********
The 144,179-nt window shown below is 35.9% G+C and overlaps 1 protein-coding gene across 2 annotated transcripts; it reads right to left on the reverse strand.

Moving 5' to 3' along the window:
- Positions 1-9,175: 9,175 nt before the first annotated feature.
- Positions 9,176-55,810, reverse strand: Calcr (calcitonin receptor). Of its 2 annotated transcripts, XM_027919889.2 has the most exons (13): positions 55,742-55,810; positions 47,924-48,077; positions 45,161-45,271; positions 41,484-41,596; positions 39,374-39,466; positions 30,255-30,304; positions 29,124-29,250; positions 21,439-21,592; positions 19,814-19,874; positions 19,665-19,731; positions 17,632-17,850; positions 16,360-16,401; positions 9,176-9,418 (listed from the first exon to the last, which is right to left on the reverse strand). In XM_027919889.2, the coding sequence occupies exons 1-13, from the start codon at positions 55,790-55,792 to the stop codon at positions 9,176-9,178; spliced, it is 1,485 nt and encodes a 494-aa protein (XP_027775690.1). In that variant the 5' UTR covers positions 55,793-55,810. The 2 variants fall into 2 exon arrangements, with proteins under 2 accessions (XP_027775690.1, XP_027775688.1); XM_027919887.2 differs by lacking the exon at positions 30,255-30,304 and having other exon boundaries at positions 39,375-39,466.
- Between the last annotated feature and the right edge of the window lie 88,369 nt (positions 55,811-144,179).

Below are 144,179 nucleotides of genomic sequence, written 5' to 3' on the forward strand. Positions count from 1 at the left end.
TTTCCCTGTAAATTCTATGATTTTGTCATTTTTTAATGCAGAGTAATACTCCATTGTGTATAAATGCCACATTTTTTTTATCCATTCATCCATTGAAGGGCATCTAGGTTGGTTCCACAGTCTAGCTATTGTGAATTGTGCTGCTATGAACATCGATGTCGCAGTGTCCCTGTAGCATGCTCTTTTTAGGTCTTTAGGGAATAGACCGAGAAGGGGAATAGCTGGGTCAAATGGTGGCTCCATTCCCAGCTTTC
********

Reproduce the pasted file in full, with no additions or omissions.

The 144,179-nt window shown below is 35.9% G+C and overlaps 1 protein-coding gene across 2 annotated transcripts; it reads right to left on the reverse strand.

Moving 5' to 3' along the window:
- Positions 1-9,175: 9,175 nt before the first annotated feature.
- Positions 9,176-55,810, reverse strand: Calcr (calcitonin receptor). Of its 2 annotated transcripts, XM_027919889.2 has the most exons (13): positions 55,742-55,810; positions 47,924-48,077; positions 45,161-45,271; positions 41,484-41,596; positions 39,374-39,466; positions 30,255-30,304; positions 29,124-29,250; positions 21,439-21,592; positions 19,814-19,874; positions 19,665-19,731; positions 17,632-17,850; positions 16,360-16,401; positions 9,176-9,418 (listed from the first exon to the last, which is right to left on the reverse strand). In XM_027919889.2, the coding sequence occupies exons 1-13, from the start codon at positions 55,790-55,792 to the stop codon at positions 9,176-9,178; spliced, it is 1,485 nt and encodes a 494-aa protein (XP_027775690.1). In that variant the 5' UTR covers positions 55,793-55,810. The 2 variants fall into 2 exon arrangements, with proteins under 2 accessions (XP_027775690.1, XP_027775688.1); XM_027919887.2 differs by lacking the exon at positions 30,255-30,304 and having other exon boundaries at positions 39,375-39,466.
- Between the last annotated feature and the right edge of the window lie 88,369 nt (positions 55,811-144,179).

Below are 144,179 nucleotides of genomic sequence, written 5' to 3' on the forward strand. Positions count from 1 at the left end.
TTTCCCTGTAAATTCTATGATTTTGTCATTTTTTAATGCAGAGTAATACTCCATTGTGTATAAATGCCACATTTTTTTTATCCATTCATCCATTGAAGGGCATCTAGGTTGGTTCCACAGTCTAGCTATTGTGAATTGTGCTGCTATGAACATCGATGTCGCAGTGTCCCTGTAGCATGCTCTTTTTAGGTCTTTAGGGAATAGACCGAGAAGGGGAATAGCTGGGTCAAATGGTGGCTCCATTCCCAGCTTTC